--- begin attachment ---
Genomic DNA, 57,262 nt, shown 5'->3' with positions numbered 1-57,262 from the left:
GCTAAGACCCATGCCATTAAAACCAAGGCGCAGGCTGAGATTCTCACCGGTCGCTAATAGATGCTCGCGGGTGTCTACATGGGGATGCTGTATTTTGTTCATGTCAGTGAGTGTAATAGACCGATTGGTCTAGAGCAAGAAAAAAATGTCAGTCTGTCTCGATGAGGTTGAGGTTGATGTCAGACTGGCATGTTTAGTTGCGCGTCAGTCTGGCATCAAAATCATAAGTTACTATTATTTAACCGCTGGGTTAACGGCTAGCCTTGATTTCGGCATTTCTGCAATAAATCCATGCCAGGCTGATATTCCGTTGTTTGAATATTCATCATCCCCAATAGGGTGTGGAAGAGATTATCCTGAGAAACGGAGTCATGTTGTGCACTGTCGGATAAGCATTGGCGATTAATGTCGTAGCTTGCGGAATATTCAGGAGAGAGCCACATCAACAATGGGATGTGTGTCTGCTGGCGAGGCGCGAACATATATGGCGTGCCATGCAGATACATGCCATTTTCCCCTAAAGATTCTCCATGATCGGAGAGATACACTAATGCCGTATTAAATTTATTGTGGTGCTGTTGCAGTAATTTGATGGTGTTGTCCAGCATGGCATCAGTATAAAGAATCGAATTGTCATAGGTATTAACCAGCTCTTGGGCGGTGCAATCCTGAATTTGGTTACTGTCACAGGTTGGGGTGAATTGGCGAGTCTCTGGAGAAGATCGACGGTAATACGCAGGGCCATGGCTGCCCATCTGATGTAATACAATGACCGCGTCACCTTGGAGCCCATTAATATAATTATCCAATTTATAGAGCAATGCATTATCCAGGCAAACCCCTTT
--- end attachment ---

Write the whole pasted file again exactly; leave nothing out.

Genomic DNA, 57,262 nt, shown 5'->3' with positions numbered 1-57,262 from the left:
GCTAAGACCCATGCCATTAAAACCAAGGCGCAGGCTGAGATTCTCACCGGTCGCTAATAGATGCTCGCGGGTGTCTACATGGGGATGCTGTATTTTGTTCATGTCAGTGAGTGTAATAGACCGATTGGTCTAGAGCAAGAAAAAAATGTCAGTCTGTCTCGATGAGGTTGAGGTTGATGTCAGACTGGCATGTTTAGTTGCGCGTCAGTCTGGCATCAAAATCATAAGTTACTATTATTTAACCGCTGGGTTAACGGCTAGCCTTGATTTCGGCATTTCTGCAATAAATCCATGCCAGGCTGATATTCCGTTGTTTGAATATTCATCATCCCCAATAGGGTGTGGAAGAGATTATCCTGAGAAACGGAGTCATGTTGTGCACTGTCGGATAAGCATTGGCGATTAATGTCGTAGCTTGCGGAATATTCAGGAGAGAGCCACATCAACAATGGGATGTGTGTCTGCTGGCGAGGCGCGAACATATATGGCGTGCCATGCAGATACATGCCATTTTCCCCTAAAGATTCTCCATGATCGGAGAGATACACTAATGCCGTATTAAATTTATTGTGGTGCTGTTGCAGTAATTTGATGGTGTTGTCCAGCATGGCATCAGTATAAAGAATCGAATTGTCATAGGTATTAACCAGCTCTTGGGCGGTGCAATCCTGAATTTGGTTACTGTCACAGGTTGGGGTGAATTGGCGAGTCTCTGGAGAAGATCGACGGTAATACGCAGGGCCATGGCTGCCCATCTGATGTAATACAATGACCGCGTCACCTTGGAGCCCATTAATATAATTATCCAATTTATAGAGCAATGCATTATCCAGGCAAACCCCTTT